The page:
Password managers save time. In addition to storing your passwords, some password managers also auto-fill credentials allowing you to quickly access your accounts.

There are password managers that can sync across different operating systems. For instance, if you are a Windows user at home and a Mac user at work, you will be able to quickly access your passwords regardless of which platform you are on.

Password managers help protect against identity theft. By using a unique password for every account, you are essentially improving the security of each account. If one of your accounts gets hacked, attackers won’t be able to get into any of the others.

Many robust password managers can assist in collaboration.  This feature allows you to share passwords securely, between employees or external clients.

Types of password managers

Desktop-based password managers store passwords on your device (Mac, laptop, etc.) in an encrypted vault. Usually, the user cannot access those passwords from any other device.

Cloud-based password managers store encrypted passwords on the service provider’s network. The service provider is responsible for the security of your passwords. The main benefit of cloud-based password managers is that the user can access their password vault from any device that is connected to the Internet.

Protect your data like a professional and use a password manager to keep your credentials safe and secure.

How to mitigate the risk of a ransomware attack in 2022

As you probably know, malware is a malicious software (file or code) which can:

  • lock a device or make it unusable;
  • take control of certain devices to attack the organization;
  • steal, delete, or encrypt sensitive data.

Ransomware is a type of malware that prevents the users from accessing their devices or certain files. Ransomware most likely will spread to other machines within the network, as happened with the WannaCry malware.

Usually, the victim is asked to contact the hacker via an anonymous email address or follow instructions on an obscure web page, to make a payment. To unlock the device or for being able to access the encrypted data, the payment is usually requested in a cryptocurrency.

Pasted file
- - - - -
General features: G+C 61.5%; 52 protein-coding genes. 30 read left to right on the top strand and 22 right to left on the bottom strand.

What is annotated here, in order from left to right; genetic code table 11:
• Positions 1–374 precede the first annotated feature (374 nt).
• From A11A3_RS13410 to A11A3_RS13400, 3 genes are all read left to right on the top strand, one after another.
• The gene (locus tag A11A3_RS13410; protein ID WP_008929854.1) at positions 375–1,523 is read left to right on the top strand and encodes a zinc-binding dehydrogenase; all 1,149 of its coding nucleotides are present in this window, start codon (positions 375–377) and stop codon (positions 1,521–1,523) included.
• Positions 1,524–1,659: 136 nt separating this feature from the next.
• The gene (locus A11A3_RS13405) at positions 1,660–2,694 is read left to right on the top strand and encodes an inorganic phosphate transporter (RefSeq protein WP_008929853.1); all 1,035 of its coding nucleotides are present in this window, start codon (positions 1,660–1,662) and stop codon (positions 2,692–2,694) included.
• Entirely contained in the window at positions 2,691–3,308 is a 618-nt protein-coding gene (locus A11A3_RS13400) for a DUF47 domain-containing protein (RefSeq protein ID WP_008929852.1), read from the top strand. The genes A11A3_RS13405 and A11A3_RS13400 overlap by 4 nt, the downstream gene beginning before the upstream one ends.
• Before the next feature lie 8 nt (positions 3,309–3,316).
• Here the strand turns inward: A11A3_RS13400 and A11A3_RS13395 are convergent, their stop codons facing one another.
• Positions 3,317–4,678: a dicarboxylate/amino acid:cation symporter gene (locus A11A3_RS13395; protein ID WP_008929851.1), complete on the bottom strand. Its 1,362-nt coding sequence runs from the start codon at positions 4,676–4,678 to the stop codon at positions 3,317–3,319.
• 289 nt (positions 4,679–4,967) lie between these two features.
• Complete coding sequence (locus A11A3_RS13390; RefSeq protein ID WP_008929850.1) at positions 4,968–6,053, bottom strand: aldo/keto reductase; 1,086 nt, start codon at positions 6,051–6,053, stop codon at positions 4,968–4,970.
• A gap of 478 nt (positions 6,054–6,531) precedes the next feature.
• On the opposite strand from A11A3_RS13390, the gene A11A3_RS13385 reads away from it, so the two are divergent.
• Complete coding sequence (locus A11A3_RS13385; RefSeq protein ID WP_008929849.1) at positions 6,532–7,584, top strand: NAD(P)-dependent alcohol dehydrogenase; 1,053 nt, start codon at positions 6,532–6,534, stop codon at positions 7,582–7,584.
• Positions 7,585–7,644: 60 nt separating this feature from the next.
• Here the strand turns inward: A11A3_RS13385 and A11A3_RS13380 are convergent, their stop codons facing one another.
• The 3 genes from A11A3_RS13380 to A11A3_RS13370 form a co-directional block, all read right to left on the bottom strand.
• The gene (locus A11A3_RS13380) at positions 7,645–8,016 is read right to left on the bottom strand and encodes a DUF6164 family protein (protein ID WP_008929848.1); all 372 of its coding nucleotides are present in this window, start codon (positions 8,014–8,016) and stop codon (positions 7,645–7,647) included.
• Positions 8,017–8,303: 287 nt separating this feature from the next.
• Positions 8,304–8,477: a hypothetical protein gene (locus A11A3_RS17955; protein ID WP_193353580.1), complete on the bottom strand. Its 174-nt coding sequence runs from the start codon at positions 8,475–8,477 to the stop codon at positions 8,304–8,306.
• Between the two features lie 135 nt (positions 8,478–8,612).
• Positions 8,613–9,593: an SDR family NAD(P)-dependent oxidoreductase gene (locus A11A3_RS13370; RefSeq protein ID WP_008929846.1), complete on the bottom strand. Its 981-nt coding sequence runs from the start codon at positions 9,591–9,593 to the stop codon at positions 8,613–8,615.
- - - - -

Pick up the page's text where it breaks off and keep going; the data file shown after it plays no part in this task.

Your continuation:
However, even if the ransom is paid, there is absolutely no guarantee that the user will get access to the device, or the files.

Sometimes, malware may look like ransomware, but after the ransom is paid the files may not be decrypted. For this reason, it is crucial to always keep offline backups of your most important files.

Organizations must proactively protect their assets against these complex cyberattacks. Strong defenses and a resilient cyber security posture require not only technical measures but also ransomware-relevant business continuity planning.

Here are a few aspects that should be considered in order to protect your organization and its assets.

Maintain multiple versions of file not just basic backups.

Companies will need to utilize systems that can create snapshots several times a day or maintain multiple versions of file created over the course of the day, to enable a quick restoration process to a specific moment. In the unfortunate case of a cyberattack, this effort considerably minimizes the productivity loss. Also, the IT security personnel will need to routinely test the backups to ensure the data is restorable and to determine the time it takes to restore. This way the organization will estimate the downtime it will need to handle in the case of a successful ransomware attack.

Use the principle of least privilege.

Limiting the file access rights to the minimum level of permissions that users need to perform their work is extremely important. This measure will reduce the number of files that could be encrypted in the event of a ransomware attack.

Limit the risk of initial attack vectors.

Ransomware attackers need access to your system to damage it. They obtain access through phishing schemes, unpatched software, and employee password reuse. Organizations should aim to reduce the likelihood of ransomware attacks by implementing and maintaining strong vulnerability management programs, reducing their attack surface, and providing security training programs for all personnel.

Plan for an attack, even if you think it is unlikely.

Even though they were not the intended targets, there are numerous examples of companies that have been indirectly hit by malware.

Develop an internal and external communication strategy. It is important that the right information reaches the right recipients in a timely manner.

Determine how you will respond to the ransom demand and the threat of your organization’s data being published.

Ensure that your incident management plan and supporting resources are available in case your network is compromised.

Improve your incident management plan. This will help clarify the roles and responsibilities of staff and third parties and prioritize system recovery.

Use Endpoint Detection & Response (EDR)

Nowadays, attacks are expanding beyond local machines trying to block entire systems. Botnets and IoT networks can be used to increase ransomware’s affects.